Music

Carly Rae Jepsen is More Than Just a ‘Guilty Pleasure’

Music

Carly Rae Jepsen is More Than Just a ‘Guilty Pleasure’

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Canadian superstar Carly Rae Jepsen is best known for her 2012 earworm, “Call Me Maybe,” but the singer-songwriter’s pop repertoire dives much deeper than those three minutes of Bieber-endorsed, bright strings and unforgettable lyrics.

Her debut album Kiss was surprisingly strong and horribly overlooked—sure, the release offered little beyond a slew of straightforward, feel-good tracks, but Jepsen’s innate ability to pump out a radio-friendly tune is laudable (and rare). As a culture, we’re so quick to pass off anything with a pop finish as easy or inauthentic, but creating melodies and stories that can appeal to millions is a talent that should be more readily valued without a petty “guilty pleasure” preface.

Dev Hynes, of Blood Orange fame, has always recognized this importance, recently hopping on board with team Jepsen to collab on a throwback, slow groove called, “All That.” The song, which was co-produced by Ariel Rechtshaid, is a huge departure from Jepsen’s comeback single, “I Really Like You,” playing instead with a sound that (thankfully) doesn’t compromise Hynes’ signature style. His personal stamp permeates the entire track, from Jepsen’s vulnerable, self-reflective lyrics to the production’s fuzzy, dream-like quality—it’s essentially the 2015 rendering of Paula Abdul’s 1991 hit, “Rush Rush,” only way better. The song’s ending soars with epic production, which Jepsen nailed during her SNL performance last night.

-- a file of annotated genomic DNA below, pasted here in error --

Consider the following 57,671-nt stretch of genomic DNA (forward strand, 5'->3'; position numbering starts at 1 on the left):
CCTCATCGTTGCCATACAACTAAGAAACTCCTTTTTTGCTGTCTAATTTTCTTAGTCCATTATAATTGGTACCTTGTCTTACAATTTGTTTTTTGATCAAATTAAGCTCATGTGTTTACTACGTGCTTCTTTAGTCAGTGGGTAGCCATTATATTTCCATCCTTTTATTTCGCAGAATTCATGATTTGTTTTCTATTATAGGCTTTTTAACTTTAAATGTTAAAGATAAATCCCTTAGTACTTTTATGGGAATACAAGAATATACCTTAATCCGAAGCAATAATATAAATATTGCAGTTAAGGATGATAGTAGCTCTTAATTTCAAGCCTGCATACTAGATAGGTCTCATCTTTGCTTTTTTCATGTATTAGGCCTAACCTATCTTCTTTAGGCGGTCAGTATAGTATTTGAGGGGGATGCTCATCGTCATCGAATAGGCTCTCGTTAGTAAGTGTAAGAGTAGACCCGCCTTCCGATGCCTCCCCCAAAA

We love the idea of more low-key artists working with widely known talent—that collision will always be more exciting than another Dr. Luke-produced package. The response to “All That” has been, for the most part, incredibly positive; as expected, Hynes has garnered a few critics for the collaboration, who can’t seem to piece together a sensible argument beyond the fact that Jepsen is really, really famous. Why should indie musicians like Hynes box themselves into that one world? Why must there always be such a massive divide between the two? Kudos to Hynes for shattering this dumb partition. Listen to “All That,” below: